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Almost all newfoundlands love swimming. The Newfoundland Dog is bred for water work, and they instinctively possess strong traits for water rescue. They are exceptionally well built for it as they have a water resistant double coat, a strong muscled tail which is used as a rudder, webbed feet, ears that cling close to the head, and a strong swimming style resembling a breast stroke.

Waterwork is a very nice hobby you can start, as it is very good exercise and usually very enjoyable for you both. You can start waterwork as a puppy. Just remember that the puppy coat is not like the adult coat and you will have to be more careful with it. A puppy coat will usually sink and will not protect the dog from the cold water. You will have to dry the puppy always after swimming. An adult coat is a double coat, which you can leave it to dry after a swim. Do not use a towel to dry an adult Newfoundland (see Hotspot).

The water rescue instincts of the Newf are particularly evident when children or other family members are in the water. The Newf takes hers life guarding responsibilities very seriously, quite often circling around and herding hers "family" to shore. Some dogs circle around the "victim" until they feel the person grab onto them, then head to shore; others will take the person's arm in their mouth and proceed to tow them to safety that way.

If your Newfoundland does not like water, do not force it in. You can try calling it, giving a treat or going in yourself, though usually Newfoundland don’t have this problem. You can start waterwork alongside any other hobbies. For fun training you only need a dummy and a rope. You can start with fetching ropes and dummies, saving people (pull them only as adults) and towing boats (pull them only as adults). You can start the saving and pulling with lighter equipment for a puppy. You can also start waterwork training on land during the winter months.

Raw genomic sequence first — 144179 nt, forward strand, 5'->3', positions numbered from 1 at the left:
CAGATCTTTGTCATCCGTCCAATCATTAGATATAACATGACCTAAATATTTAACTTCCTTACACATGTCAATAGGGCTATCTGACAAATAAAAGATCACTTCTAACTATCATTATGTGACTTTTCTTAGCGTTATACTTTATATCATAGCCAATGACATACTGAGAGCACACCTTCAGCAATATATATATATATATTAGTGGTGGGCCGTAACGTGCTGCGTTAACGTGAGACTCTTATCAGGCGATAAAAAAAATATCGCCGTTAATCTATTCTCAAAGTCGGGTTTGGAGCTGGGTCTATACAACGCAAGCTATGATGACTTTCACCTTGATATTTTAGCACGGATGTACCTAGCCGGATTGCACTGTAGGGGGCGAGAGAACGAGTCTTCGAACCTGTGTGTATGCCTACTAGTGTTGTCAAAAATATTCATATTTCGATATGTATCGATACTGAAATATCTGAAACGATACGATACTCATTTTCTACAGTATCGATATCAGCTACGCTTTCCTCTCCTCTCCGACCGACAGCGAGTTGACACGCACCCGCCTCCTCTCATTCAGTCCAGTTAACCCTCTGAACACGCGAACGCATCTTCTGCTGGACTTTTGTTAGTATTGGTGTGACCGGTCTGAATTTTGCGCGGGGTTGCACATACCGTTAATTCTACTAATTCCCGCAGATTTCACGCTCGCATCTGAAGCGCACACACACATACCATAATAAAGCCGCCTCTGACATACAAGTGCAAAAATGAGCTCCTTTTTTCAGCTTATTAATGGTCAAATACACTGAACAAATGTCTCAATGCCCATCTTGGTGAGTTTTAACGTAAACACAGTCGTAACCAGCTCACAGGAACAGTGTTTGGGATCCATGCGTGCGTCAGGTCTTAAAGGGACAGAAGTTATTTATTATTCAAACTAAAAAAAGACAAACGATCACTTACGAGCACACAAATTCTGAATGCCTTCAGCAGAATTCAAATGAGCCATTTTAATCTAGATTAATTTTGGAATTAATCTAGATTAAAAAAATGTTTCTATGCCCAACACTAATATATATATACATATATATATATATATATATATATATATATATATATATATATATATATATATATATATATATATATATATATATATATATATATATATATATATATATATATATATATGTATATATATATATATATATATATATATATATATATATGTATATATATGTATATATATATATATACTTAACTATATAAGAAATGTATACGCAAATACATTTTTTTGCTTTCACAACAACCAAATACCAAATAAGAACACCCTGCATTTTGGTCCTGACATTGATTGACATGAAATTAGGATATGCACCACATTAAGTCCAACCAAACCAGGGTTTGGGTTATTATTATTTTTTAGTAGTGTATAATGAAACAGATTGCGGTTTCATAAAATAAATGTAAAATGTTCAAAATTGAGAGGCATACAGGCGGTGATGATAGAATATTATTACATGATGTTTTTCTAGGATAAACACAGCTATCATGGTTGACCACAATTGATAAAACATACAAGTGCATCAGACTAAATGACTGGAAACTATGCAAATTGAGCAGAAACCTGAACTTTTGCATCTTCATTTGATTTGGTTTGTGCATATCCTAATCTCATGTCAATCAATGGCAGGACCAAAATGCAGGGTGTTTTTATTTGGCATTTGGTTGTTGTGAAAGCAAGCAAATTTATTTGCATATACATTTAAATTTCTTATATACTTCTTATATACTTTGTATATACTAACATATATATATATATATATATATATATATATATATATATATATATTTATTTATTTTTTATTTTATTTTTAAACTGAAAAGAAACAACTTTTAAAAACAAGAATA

The water rescue test for Newfoundlands have been created to promote these rescue skills, and to encourage the continuation of this rescue instinct.

Waterwork as our hobby

As total stangers to the hobby, we started with the Belgian Newfoundland Club's trainings. We continued there because that was our only option: we didn't know much about anything. Eventually we found other clubs practicing waterwork in Belgium. They had different ways of training and we learned a lot.


Now we are a part of the International Water Rescue Dog Academy (IWRDA). We train every week for 2-2.5h from March untill November every Wednesday and every other Sunday. The IWRDA trainings differ from the usual way of trainings. Instead of just staying on land and commanding the dog from there, we guide the dogs from water and swim with them (when learning new things or when necessary). It's easier and much more rewarding to actually work with the dog, not just command it. Unlike in most training groups, there's usually more than one of the dogs in the water at the same time doing different things.


The goal of the academy is to restore and further develop the use of newfies and landseers in water. IWRDA is a part of the Belgian Rescue Federation. We have to participate in courses and pass tests and get diplomas in order to stay in the club and train.  The main idea for the club is not to participate in tests, but to be able to work in real life situations.

Land training is a part of the process of becoming a true rescue dog. It is very similar to normal obedience training, with the addition of a boat, a rope, and "drowning people". Using your own initiative you can find new ways of training and ways to correct mistakes made in water.

During our summer holidays in Finland, we have been to Teija Lakka's water work trainings in Valkeala. That is the only time of the year when we train specifically for tests. It is hard for the dogs to understand that we cannot swim with them and not use too many commands. Usually it takes a while for them to get used to it.
We prefer the IWRDA method.

We have been to watertests in Finland, Belgium, United Kingdom and Germany.



One Sunday afternoon (waterwork training story)

Waterwork training with friends (waterwork training story)

Waterwork camp Finland 2009 (recap)

International Waterwork Meeting 2010 - at Dienville (France) (recap of our weekend)

A weekend training with the S.I.C.S, Italy 2010

Summer holidays and International Water Rescue Camps in Estonia and Finland 2011

International Water Rescue Camp - New Zealand 2012 (recap)

International Water Rescue Camp - USA, Oregon and Michigan 2012  (recap)

(c) Salmelin